Fighting lymphoma: Treatment options include alternatives to chemotherapy, expert explains

  • Fighting lymphoma: Treatment options include alternatives to chemotherapy, expert explains

Editor’s Note: May 28 is World Blood Cancer Day

ROCHESTER, Minn. — Chemotherapy is usually the first treatment doctors try to treat lymphoma, including the two most common forms: non-Hodgkin and Hodgkin. But alternatives to chemotherapy are developing, as first-line treatments and as backup options, explains Stephen Ansell, M.D., Ph.D., hematology chair and hematologic oncologist at the Mayo Clinic Comprehensive Cancer Center.

Lymphoma is a blood cancer that begins when a germ-fighting white blood cell, called a lymphocyte, mutates and rapidly multiplies. There were roughly a half-million new cases of non-Hodgkin lymphoma and 82,409 new cases of Hodgkin lymphoma in 2022, making them the 10th and 26th most commonly diagnosed cancers that year, respectively, according to the most recent statistics from the World Health Organization’s International Agency for Research on Cancer. 

Symptoms may include swollen lymph nodes, itchy skin, night sweats, fever, persistent fatigue, unexplained weight loss and shortness of breath.

Developing novel therapies to improve lymphoma outcomes for patients is a high priority for Dr. Ansell.

“It’s about improving outcomes while minimizing side effects — using treatments that can specifically target the cancer and have less of an impact on the body’s healthy, normal cells,” Dr. Ansell says. “There is a high percentage of patients whose lymphoma is cured. When people are cured, they may have to deal with long-term complications. Our idea is to have the best outcomes and minimize long-term problems.”

Dr. Ansell’s studies have included work as part of Mayo’s Early Cancer Therapeutics Group. The therapeutics research group offers patients whose cancers haven’t responded to chemotherapy the opportunity to join early phase clinical trials of potential new treatments.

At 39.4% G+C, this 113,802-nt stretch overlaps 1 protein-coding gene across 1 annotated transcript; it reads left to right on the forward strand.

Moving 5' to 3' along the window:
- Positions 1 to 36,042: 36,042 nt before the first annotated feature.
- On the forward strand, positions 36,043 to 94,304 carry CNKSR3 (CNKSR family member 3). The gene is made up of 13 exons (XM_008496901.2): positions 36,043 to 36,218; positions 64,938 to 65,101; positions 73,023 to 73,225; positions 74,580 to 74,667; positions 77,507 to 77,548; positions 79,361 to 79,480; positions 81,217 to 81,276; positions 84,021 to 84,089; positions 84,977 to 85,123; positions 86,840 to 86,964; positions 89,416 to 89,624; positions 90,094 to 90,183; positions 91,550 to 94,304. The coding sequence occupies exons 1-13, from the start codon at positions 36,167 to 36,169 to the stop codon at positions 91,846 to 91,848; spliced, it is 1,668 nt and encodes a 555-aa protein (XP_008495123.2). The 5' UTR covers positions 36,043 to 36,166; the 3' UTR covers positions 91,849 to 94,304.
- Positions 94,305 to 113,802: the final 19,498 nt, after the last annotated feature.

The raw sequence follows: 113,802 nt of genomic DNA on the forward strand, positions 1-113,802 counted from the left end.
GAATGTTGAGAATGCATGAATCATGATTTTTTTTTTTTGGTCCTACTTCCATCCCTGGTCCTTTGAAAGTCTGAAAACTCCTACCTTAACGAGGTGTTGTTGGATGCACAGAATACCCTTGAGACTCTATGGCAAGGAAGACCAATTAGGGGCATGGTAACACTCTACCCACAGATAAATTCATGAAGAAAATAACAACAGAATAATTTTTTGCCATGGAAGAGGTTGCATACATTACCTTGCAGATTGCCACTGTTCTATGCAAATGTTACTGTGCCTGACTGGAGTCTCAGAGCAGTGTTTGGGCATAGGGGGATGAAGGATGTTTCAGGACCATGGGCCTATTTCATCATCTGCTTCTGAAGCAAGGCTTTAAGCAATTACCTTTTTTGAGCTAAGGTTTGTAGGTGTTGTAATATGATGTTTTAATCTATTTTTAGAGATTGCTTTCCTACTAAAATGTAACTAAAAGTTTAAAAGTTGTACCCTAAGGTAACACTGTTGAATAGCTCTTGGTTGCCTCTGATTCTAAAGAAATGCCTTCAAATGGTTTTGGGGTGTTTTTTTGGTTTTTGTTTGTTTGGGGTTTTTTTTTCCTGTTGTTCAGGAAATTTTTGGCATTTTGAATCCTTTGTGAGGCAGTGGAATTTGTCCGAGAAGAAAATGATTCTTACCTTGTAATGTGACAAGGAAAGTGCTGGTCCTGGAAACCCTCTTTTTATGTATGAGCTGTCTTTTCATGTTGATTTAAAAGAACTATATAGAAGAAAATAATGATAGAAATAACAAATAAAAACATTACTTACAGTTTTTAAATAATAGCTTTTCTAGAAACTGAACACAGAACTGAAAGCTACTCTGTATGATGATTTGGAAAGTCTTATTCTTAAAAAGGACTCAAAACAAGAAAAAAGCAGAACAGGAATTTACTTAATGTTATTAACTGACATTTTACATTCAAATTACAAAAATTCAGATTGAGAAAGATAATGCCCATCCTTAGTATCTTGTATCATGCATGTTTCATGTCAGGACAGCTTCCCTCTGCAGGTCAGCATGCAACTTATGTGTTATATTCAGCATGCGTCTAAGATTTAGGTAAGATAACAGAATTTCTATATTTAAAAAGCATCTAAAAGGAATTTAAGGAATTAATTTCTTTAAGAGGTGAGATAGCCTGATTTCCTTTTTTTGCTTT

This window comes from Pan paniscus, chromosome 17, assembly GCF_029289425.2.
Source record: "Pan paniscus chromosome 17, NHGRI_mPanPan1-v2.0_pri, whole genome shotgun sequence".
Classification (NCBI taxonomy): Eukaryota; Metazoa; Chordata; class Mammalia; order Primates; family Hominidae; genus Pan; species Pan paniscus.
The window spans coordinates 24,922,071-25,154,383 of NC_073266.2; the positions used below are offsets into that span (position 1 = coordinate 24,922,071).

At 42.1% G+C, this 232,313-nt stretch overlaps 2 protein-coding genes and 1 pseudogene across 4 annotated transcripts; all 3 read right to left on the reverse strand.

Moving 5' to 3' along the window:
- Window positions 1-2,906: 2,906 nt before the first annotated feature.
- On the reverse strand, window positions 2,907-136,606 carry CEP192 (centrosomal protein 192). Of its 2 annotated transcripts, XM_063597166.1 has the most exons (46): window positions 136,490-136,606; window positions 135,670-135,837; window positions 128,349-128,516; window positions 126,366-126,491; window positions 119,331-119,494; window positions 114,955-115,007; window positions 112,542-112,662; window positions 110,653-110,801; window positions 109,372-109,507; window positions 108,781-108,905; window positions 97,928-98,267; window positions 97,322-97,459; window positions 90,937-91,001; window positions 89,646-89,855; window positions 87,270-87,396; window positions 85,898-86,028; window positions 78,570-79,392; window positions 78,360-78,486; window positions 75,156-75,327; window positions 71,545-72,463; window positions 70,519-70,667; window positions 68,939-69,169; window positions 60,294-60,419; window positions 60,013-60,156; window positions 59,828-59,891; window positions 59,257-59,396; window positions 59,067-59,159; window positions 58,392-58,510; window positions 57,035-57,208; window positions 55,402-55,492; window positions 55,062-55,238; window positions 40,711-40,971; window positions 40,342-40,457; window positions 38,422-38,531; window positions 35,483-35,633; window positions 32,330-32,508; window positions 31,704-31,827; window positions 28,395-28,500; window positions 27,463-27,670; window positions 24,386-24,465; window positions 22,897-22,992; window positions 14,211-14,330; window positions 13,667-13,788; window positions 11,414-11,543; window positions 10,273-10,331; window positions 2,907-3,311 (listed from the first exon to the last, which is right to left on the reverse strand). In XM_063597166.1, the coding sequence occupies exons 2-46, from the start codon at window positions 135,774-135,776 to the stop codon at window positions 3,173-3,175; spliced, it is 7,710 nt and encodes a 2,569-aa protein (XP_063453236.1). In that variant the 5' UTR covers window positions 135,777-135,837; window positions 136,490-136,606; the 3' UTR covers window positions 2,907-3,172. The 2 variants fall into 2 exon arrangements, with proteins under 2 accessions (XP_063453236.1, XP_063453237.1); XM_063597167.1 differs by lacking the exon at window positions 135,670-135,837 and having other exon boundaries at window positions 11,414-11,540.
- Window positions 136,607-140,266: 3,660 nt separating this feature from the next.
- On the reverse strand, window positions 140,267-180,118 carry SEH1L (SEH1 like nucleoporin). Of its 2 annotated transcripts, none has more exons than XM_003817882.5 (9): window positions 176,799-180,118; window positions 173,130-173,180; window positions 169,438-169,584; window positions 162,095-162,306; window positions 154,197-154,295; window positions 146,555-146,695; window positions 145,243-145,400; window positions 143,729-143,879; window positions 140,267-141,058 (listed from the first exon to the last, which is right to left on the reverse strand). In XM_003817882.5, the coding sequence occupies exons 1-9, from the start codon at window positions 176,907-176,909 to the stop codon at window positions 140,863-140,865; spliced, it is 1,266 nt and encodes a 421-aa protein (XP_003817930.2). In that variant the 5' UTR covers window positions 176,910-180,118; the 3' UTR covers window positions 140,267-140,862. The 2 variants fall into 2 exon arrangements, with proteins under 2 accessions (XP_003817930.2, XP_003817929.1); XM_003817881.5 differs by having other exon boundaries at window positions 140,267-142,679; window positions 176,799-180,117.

People with lymphoma may receive chemotherapy alone or a combination of chemotherapy and nonchemotherapy treatments, Dr. Ansell says. Nonchemotherapy options include immunotherapy, chimeric antigen receptor-T cell therapy (CAR-T cell therapy), targeted therapy, bone marrow transplant and radiation therapy, he explains:

  • Immunotherapy uses the body’s immune system to fight cancer, blocking cancer cells’ ability to hide from the body’s attempts to attack it. There are several types of immunotherapy. Dr. Ansell’s research contributed to the treatment of lymphoma with immune checkpoint therapy, drugs that help the immune system fight cancer cells without destroying healthy cells.
  • In CAR-T cell therapy, some of a patient’s white blood cells, including T cells, are removed and treated in the lab to produce chimeric antigen receptors, or CARs, that activate T cells’ ability to recognize and kill cancer cells. The CAR-T cells are then infused back into the patient. This form of immunotherapy is considered one of the most promising areas of cancer treatment. Dr. Ansell is a member of the CAR-T Cell Therapy Program at Mayo Clinic.
  • A bone marrow transplant, also known as a stem cell transplant, infuses healthy blood-forming stem cells into the body to replace bone marrow that’s not producing enough healthy blood cells.
  • Radiation therapy uses high-powered energy beams, such as X-rays and protons, to kill cancer cells. For certain types of non-Hodgkin lymphoma, radiation therapy may be the only treatment you need, particularly if your lymphoma is slow growing and located in just one or two spots. More commonly, radiation is used after chemotherapy to kill any lymphoma cells that might remain.

Unfortunately, there is no known way to prevent lymphoma, but a healthy diet and exercise are important. They can help patients better cope with cancer treatments and have better outcomes, Dr. Ansell says.


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